Our group meets up with some Tampere based artists, including Tiitu Takalo and Ville Pirinen. An opportunity to compare approaches, discuss techniques and find out about opportunities for Finnish comic artists. KUTIKUTI is a non-profit contemporary comics association; they publish a quarterly anthology (open call) that is distributed nationwide for free. Reminds me how good it is to work in collaboration and not exist in a vacuum of 1. I make a mental note that when I’m back in UK I will definitely join the group comics anthology I’ve been invited to.

I have a difficult fortnight finding value in my work and project; though I know I should give it time, the difficulties in finding apt subjects are making me doubtful over it’s meaning and purpose. I’m not happy with the drawings I’m creating. They feel twee and rigidly representational.

Not meeting and not being able to converse with people is bothering me.
Talking to the others about this, they point out that the project I’ve set myself is a challenging one. Yes, I could be based in the studio, or making drawings from photographs, but I’m trying something different. Or am I only making things unnecessarily hard for myself?

Three of us go for a walk intending to draw at an isolated and ramshackle house; when we get there the owner declines our request. The effortless way that Neil asks and then accepts his rejection sticks in my mind; he does not take it personally at all.

Conversations and occurrences like this one remind me to be adaptable, remain open, and that my project can and should evolve as it needs to.

Being here I can see I’m conditioned to working on commissions and to briefs, following a work process that has predestined end results. It is hard to accept other ways of working, where the goal is less or not even remotely defined, where a week’s work might produce 1 half decent drawing and 6 useless ones, if any. I feel quite envious of those people working on their graphic novels. Their narratives seem secure and there’s something appealing about working through pages of panels (patience wringing as that is) and having concrete results to show at the end of the month.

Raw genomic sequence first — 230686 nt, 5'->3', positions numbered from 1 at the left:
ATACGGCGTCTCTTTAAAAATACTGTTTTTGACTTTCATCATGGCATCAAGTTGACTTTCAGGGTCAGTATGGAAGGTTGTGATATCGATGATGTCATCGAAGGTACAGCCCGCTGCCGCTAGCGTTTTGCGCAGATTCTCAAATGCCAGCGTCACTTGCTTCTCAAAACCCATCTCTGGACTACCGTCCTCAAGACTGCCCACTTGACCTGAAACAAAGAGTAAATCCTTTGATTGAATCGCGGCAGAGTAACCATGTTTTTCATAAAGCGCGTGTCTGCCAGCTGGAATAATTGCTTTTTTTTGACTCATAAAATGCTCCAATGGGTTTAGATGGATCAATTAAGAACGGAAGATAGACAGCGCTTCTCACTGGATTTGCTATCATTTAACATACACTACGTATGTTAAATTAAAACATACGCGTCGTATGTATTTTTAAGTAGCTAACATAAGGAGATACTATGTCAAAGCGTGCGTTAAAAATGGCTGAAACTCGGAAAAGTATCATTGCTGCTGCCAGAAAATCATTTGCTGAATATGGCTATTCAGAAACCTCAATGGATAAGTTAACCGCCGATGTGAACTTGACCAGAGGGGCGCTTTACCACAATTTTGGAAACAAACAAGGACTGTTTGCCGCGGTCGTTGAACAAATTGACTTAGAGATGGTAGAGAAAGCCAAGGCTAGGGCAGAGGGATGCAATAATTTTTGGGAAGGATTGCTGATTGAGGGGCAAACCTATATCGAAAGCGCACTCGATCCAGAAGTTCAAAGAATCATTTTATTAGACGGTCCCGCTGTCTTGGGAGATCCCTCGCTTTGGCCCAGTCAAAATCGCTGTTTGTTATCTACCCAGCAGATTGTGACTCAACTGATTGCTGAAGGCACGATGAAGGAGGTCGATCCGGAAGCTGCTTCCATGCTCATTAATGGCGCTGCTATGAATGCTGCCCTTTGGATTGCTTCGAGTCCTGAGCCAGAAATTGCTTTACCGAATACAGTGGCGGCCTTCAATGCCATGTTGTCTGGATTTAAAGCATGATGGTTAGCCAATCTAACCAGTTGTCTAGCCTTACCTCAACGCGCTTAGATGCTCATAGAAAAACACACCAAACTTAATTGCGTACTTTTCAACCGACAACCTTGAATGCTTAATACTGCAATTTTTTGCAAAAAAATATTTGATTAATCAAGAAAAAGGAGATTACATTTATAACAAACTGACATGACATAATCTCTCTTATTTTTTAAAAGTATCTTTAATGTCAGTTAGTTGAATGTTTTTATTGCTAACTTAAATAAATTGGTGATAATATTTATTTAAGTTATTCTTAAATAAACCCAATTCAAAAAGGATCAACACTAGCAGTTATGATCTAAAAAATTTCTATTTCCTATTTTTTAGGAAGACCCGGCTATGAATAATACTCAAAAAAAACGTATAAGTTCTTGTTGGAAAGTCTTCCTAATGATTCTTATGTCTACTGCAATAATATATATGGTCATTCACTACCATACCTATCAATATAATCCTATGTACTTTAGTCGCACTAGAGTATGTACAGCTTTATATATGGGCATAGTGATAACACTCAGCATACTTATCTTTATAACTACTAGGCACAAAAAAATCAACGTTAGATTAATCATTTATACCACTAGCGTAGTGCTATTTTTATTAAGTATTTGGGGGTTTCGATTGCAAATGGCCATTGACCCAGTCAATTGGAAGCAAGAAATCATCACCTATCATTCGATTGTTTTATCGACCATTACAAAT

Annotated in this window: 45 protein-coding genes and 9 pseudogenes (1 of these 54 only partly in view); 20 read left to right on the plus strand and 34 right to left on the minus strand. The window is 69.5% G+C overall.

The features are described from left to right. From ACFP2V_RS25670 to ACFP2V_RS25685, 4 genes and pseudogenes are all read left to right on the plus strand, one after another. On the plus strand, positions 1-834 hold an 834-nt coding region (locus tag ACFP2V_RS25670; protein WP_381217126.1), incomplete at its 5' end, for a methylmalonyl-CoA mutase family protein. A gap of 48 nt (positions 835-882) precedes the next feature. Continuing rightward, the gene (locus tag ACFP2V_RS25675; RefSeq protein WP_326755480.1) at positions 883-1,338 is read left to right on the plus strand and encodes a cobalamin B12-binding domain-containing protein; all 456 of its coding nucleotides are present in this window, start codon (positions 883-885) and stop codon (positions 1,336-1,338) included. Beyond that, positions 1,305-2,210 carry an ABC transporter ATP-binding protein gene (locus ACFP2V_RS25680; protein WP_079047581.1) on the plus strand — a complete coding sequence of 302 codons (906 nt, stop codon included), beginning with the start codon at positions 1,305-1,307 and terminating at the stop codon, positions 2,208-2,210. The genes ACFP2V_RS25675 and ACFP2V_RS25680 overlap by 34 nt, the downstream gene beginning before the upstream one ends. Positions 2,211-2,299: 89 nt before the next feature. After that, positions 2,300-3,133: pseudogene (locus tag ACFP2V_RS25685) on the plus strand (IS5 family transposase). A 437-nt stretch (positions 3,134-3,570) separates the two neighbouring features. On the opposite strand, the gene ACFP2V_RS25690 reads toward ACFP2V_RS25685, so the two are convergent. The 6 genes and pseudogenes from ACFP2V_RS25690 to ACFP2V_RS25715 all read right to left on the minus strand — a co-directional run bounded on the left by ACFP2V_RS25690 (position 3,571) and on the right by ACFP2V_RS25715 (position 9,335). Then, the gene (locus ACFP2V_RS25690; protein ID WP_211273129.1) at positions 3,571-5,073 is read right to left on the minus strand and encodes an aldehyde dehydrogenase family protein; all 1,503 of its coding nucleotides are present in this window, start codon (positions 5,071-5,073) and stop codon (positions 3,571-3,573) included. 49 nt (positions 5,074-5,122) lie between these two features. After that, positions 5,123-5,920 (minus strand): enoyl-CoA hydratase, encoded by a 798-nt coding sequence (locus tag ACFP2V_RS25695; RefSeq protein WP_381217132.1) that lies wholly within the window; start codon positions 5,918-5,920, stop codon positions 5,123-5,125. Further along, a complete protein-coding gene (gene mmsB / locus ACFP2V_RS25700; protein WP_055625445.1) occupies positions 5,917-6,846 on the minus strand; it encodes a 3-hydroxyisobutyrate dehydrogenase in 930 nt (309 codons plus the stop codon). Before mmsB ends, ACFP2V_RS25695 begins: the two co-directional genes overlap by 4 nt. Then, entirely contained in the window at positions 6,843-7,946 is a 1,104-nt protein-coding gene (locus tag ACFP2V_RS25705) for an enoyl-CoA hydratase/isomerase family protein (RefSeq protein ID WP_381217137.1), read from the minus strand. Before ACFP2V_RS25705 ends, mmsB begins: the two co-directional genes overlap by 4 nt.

Looking beyond individual small holdings, I’m now pursuing meetings with several farm businesses, though this was not my original plan (that’s me trying to adapt). The shift in season from winter to spring seems to be making these awkward to set up.

I come up with the idea of written translations for when I meet non-English speakers and want to tell them what I’m doing / ask to draw them. The cards certainly help, though conversation remains elusive. I just wish I thought of it earlier.

A fortuitous encounter in the second hand market lifts my mood. At a booth of intriguing items I meet their seller, a pensioner named Kauko; we hit it off. I accept his offer to visit an artist friend of his, Rauni. She lives in what used to be her grandparents’ summer house, by the lake, with a modern studio annexe. We talk about how the area has changed and people farm much less, how she misses having contact with artists when here and she tells me the 2 huge oaks in the garden are saplings that came from historic Karelia region, since relinquished to Russia.

Both Kauko and Rauni seem to get my project, which I’m surprised to feel a genuine sense of relief about. The last 2 weeks have been a little up, mainly down, as I try to accept and develop new ways of working, while everyone else seems to trot along productively.